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High Fantasy: A Wizard of Earthsea

by Eleanor Cameron A Wizard of Earthsea (Parnassus) by Ursula K. LeGuin received the 1969 Boston Globe–Horn Book Award, given at the New England Round Table of Children’s Librarians, October, 1969.  It is never important to pigeonhole works of fiction nor insist that a certain book should belong, in a child’s estimation, in this category […]

Ursula K. Le Guin’s April 1973 Letter to the Editor

Eleanor Cameron’s remarks on Charlie and the Chocolate Factory in the Horn Book may draw some fire upon her; it’s always perilous to do anything to a bestseller but adulate it. My response to her October article is one of relief and hearty thanks. It is good to have an accurate diagnosis of one’s vague […]

A Profile of Gerald McDermott

by Priscilla Moulton The awarding of the 1975 Caldecott Medal for Arrow to the Sun (Viking) concludes a critical period for Gerald McDermott, a  period begun two years earlier when Anansi the Spider (Holt) was designated a Caldecott Honor Book. Gerald then realized that his work as a book illustrator was valued by children’s librarians, […]

On the Rainbow Trail

by Gerald McDermott I’ve been on a journey past paper mountains, flying men, foolish spiders, talking trees, and the flaming arrows of the solar fire. It  has been a journey of discovery through the bizarre and exotic forms of world mythology. The Rainbow Trail has become a path for my work as an artist. The […]

Horn Book reviews of Caldecott Medal winners, 1970-1979

1970 WILLIAM STEIG, Author-Illustrator Sylvester and the Magic Pebble (Windmill/Simon) Sylvester the young donkey was a pebble collector; one day he found a flaming red stone, shiny and round — and quite  unaccountably able to grant wishes. Overjoyed, Sylvester was planning to share his magic with his family when “a mean, hungry lion” appeared. Startled […]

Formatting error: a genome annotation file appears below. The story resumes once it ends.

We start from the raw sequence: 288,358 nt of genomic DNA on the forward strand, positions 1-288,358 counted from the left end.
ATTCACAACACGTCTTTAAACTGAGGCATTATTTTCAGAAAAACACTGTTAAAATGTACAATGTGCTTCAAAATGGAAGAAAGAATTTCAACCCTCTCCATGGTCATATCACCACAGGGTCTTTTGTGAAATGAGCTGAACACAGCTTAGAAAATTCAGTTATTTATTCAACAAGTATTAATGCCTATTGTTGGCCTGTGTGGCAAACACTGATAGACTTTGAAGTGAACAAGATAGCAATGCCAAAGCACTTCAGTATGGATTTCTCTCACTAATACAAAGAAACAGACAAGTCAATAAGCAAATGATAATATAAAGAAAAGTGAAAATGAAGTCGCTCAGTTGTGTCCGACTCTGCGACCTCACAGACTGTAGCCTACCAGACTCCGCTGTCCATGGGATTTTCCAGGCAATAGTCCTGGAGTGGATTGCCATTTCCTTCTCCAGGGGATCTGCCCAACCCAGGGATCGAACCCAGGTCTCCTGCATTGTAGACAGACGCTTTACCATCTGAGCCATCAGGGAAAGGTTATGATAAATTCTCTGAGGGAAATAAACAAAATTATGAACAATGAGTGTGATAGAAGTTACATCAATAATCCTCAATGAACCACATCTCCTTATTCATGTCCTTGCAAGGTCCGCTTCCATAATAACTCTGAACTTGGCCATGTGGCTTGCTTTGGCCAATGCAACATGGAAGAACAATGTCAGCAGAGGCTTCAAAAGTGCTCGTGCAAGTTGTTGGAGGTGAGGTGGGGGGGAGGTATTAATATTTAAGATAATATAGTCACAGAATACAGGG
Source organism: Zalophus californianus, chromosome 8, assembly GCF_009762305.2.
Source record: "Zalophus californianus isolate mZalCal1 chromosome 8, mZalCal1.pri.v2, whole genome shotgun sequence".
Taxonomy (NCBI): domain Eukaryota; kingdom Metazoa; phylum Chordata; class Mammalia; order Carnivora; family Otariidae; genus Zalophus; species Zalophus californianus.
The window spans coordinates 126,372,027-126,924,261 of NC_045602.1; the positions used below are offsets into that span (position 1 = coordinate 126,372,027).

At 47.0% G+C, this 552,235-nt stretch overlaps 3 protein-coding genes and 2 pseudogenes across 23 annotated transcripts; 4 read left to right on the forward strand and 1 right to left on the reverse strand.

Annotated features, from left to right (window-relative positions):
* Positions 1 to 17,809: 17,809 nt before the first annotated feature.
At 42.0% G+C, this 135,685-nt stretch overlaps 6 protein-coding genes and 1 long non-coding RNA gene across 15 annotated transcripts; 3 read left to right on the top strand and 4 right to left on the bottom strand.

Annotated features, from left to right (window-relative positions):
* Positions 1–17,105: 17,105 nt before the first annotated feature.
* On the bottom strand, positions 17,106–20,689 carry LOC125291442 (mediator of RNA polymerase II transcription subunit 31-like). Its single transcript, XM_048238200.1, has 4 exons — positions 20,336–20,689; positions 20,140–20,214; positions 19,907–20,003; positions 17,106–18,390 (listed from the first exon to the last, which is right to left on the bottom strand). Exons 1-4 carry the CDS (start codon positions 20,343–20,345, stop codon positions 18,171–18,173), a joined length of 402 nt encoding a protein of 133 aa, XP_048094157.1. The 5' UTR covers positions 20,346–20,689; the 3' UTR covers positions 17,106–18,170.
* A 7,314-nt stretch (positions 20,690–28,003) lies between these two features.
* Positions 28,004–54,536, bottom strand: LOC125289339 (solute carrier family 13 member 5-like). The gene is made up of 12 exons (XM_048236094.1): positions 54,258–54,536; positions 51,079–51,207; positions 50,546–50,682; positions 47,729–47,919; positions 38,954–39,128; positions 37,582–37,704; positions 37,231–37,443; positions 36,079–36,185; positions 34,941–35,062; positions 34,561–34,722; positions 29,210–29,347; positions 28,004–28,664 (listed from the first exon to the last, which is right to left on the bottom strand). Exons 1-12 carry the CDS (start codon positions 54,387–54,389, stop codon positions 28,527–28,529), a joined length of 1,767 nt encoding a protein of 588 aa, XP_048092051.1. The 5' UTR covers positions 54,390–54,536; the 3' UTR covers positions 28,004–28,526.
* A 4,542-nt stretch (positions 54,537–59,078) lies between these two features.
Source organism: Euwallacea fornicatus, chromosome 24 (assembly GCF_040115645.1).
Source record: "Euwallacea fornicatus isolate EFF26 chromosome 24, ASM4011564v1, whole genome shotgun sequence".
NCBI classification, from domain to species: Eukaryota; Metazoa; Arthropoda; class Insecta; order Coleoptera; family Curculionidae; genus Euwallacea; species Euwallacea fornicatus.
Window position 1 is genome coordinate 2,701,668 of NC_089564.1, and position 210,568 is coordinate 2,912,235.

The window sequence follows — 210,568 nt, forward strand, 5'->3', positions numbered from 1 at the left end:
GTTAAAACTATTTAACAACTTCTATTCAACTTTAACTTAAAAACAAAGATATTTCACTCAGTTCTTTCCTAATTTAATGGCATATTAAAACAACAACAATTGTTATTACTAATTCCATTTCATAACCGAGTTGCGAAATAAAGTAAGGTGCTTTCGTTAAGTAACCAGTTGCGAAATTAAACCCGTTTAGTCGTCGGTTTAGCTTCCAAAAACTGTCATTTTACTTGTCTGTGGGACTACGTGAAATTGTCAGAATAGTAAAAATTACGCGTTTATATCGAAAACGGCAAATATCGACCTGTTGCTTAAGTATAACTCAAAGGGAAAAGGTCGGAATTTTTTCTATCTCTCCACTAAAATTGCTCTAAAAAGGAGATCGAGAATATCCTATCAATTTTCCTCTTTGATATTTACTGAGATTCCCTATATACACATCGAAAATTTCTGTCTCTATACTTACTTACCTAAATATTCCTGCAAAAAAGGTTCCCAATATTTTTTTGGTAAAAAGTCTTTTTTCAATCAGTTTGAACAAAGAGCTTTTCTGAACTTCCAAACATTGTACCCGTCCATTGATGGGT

Picture Books, Art and Illustration

From Newbery and Caldecott Medal Books, 1966-1975 edited by Lee Kingman, published by The Horn Book, 1975 Ten years, ten books. Ten books that, one by one, have been put forth as the best of the year’s picture books, by inference the best that America could produce. This is the burden of the Newbery and […]

Review of The Friends

Reviewed by Ethel L. Heins ROSA GUY      The Friends 204 pp.      Holt      1973 The first juvenile novel by a young writer is a penetrating story of considerable emotional depth. Two teenaged girls — Phyllisia and her older sister Ruby — come to New York from the West Indies to join their émigré parents in ” […]

Review of Stopping By Woods on a Snowy Evening

Stopping By Woods on a Snowy Evening by Robert Frost; illustrated by Susan Jeffers 32 pp. Dutton 1978 ISBN 0-525-40115-6 $7.95 A beautiful picture book, handsomely designed, which is obviously an inspired creation. The illustrator, working with artistry and skill and reflecting both the wintry atmosphere and the natural serenity of the poem, has made […]

Hans Christian Andersen Medal Acceptance

by Paula Fox One morning, years ago when I was young, I was walking along the sea at a place called South Beach on an island off the coast of Massachusetts. At the edge of the waves, drying in the sunlight, was a small sealed bottle. Inside it I could see a written card, but […]

On Poetry and Black American Poets

by Ashley Bryan I walk through woods to the shore of an island off the coast of Maine. Poems are in my head and in the notebook I carry. You would think, to see me, that I am walking alone, but I feel that poets are with me. They listen, encourage, and respond to the […]